Following the lead of City Administrator Tim Murray and the City Council, Faribault’s Parks & Recreation Department has announced that it will effectively be closing the Community Center.
The department’s Communications Coordinator, Brad Phenow, announced in an email sent out on late Thursday afternoon that all in-person events scheduled from 5 p.m. on Nov. 20 to Jan. 3 have been cancelled. Individuals with a fitness center membership will see that membership frozen on Nov. 21 and extended until they feel comfortable returning. Previously, they’d been able to exercise in the fitness room, though by appointment only.
In the meantime, the Community Center will seek to not only offer the virtual programming it had this year, but build on it. In his email, Phenow said that staff were working on additional virtual programs and would provide more information in the coming weeks.
The decision comes even though Gov. Tim Walz’s latest restrictions don’t include the mandated closure of fitness centers, one of the first moves he ordered when the pandemic first hit Minnesota hard back in March. Still, Parks & Recreation Director Paul Peanasky said that closing the fitness center will make a crucial difference in reducing contact between individuals, keeping both staff and members safe.
As earlier this year, several members of the Community Center’s staff will be furloughed, while others will continue to work through the pandemic. Those furloughed will remain on the city’s official payroll, enabling them to resume duties when the situation changes.
After months of offering “Browse and Go” by appointment, much like the fitness center’s workouts by appointment, Buckham Memorial Library is scaling back as well. Starting Monday, patrons will have to call ahead or reserve books online for pickup at the front desk.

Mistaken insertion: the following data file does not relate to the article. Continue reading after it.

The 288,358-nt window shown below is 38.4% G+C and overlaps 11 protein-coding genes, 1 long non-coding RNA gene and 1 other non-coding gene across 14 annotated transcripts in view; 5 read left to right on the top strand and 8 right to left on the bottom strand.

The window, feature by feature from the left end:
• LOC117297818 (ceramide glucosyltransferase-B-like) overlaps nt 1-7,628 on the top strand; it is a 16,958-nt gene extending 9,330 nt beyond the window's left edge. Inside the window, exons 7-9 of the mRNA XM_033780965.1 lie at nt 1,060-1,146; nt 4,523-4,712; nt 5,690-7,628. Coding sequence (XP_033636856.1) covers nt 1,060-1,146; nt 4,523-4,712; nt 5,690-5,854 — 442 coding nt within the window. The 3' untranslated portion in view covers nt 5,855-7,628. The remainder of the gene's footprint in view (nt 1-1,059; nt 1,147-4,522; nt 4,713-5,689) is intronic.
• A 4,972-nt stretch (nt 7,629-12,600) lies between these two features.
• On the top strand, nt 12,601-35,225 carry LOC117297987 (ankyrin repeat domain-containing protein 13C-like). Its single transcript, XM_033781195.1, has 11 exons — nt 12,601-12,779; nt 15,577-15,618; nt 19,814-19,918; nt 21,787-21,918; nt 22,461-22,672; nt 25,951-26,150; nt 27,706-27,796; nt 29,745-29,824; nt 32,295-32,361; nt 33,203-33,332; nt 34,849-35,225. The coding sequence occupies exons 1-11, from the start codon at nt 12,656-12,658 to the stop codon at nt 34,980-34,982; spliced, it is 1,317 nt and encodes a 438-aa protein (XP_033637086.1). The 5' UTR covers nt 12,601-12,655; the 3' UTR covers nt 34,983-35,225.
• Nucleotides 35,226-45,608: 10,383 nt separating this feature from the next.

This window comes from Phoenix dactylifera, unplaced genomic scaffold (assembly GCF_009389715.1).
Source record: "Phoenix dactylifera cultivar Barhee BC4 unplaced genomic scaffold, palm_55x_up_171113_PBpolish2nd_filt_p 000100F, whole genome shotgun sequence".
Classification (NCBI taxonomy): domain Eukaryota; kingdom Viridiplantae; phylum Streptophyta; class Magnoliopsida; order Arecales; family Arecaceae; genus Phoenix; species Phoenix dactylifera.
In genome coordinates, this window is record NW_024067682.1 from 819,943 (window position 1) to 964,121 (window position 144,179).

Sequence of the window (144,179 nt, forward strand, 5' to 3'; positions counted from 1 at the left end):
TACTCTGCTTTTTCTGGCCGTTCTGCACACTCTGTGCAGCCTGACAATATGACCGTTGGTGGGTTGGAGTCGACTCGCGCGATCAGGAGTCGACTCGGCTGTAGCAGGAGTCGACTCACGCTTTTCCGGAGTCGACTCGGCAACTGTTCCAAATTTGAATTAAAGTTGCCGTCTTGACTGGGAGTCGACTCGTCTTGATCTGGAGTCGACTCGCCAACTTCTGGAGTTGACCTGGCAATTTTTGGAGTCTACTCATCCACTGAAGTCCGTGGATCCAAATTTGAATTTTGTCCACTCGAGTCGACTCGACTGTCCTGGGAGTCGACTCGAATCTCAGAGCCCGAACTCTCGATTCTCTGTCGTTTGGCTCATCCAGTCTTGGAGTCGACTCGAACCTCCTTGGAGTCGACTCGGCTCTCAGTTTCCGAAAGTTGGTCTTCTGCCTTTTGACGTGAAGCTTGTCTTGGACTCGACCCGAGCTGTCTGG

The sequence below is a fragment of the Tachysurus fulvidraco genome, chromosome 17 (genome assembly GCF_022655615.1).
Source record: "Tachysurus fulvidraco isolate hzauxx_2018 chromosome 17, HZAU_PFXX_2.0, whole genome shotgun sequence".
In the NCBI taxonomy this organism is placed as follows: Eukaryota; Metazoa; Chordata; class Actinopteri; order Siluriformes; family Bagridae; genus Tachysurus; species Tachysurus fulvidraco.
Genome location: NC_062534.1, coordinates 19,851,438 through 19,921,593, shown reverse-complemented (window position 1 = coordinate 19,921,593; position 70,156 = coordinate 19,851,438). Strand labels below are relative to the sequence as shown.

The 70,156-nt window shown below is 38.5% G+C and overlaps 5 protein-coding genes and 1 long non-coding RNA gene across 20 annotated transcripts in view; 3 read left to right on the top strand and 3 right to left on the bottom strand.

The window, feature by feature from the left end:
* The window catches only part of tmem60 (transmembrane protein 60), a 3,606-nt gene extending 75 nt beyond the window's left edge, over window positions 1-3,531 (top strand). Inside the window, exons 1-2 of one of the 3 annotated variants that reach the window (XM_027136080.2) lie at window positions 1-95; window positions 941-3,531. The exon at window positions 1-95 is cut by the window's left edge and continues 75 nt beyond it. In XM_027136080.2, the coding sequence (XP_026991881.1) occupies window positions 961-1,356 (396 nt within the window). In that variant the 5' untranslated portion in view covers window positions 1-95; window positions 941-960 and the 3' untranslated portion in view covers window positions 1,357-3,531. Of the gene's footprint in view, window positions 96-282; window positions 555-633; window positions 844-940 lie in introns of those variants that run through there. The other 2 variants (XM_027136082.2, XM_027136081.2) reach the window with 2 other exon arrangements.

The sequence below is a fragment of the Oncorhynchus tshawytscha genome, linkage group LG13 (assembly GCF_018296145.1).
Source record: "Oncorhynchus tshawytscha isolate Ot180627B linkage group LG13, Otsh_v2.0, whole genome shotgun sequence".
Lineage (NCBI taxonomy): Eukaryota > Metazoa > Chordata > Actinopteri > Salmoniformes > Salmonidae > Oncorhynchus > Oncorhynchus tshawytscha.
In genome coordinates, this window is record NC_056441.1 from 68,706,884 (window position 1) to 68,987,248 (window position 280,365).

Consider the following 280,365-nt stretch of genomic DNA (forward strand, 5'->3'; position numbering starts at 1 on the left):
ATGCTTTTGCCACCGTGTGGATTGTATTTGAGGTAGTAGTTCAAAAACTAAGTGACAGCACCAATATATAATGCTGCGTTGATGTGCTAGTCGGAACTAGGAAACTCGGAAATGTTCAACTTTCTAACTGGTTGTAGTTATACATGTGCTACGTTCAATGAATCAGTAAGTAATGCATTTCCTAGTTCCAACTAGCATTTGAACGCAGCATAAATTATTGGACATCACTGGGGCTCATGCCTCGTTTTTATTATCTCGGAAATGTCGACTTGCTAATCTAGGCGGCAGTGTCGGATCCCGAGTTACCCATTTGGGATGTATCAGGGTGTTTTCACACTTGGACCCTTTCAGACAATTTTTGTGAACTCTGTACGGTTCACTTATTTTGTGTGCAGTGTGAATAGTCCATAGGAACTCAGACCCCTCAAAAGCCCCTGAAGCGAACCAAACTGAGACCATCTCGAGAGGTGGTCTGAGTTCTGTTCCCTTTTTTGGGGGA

City Administrator Tim Murray said he’s already heard from people frustrated by the changes, which he hopes will last for only a “relatively short period of time.” While the numbers are clear and alarming, he said some city residents feel the risk is ultimately overblown.
Murray defended the decision as a responsible course of action that could serve to protect both residents and staff. The issue is not merely theoretical — at Tuesday’s Council meeting, he disclosed that several staff members had already tested positive.
“There are needs and there are wants,” he said. “We all want everything to be normal, full operations, but the last thing we want to do is be the cause of someone being sick.”
At adjacent Buckham West, formerly known as the Faribault Senior Citizens Center, no similar changes are in the works. Executive Director Mona Kaiser said that the nonprofit organization’s board of directors met Friday but were comfortable continuing to provide services.
Kaiser noted that Buckham West is playing a crucial role in providing meals to seniors, along with other support. She said that continuing that program is crucial given the elevated risk seniors face from COVID-19.
“At this point it is our intention to continue our operations as we have them in place,” she said. “We already have great COVID safety protocols in place.”
Other nonprofits throughout the community are operating full steam ahead as well. Paradise Center for the Arts Executive Director Heidi Nelson noted that a recent show had been cancelled — but only due to low attendance, not COVID concerns.
Nelson excitedly noted that for the COVID-concerned, the Paradise is offering additional livestreaming options. Nontheless, she said in-person shows are continuing and the Paradise will continue to be open three days a week for the foreseeable future.
“We are going to do exactly what we have been doing,” she said. “It’s still a really important service we provide.”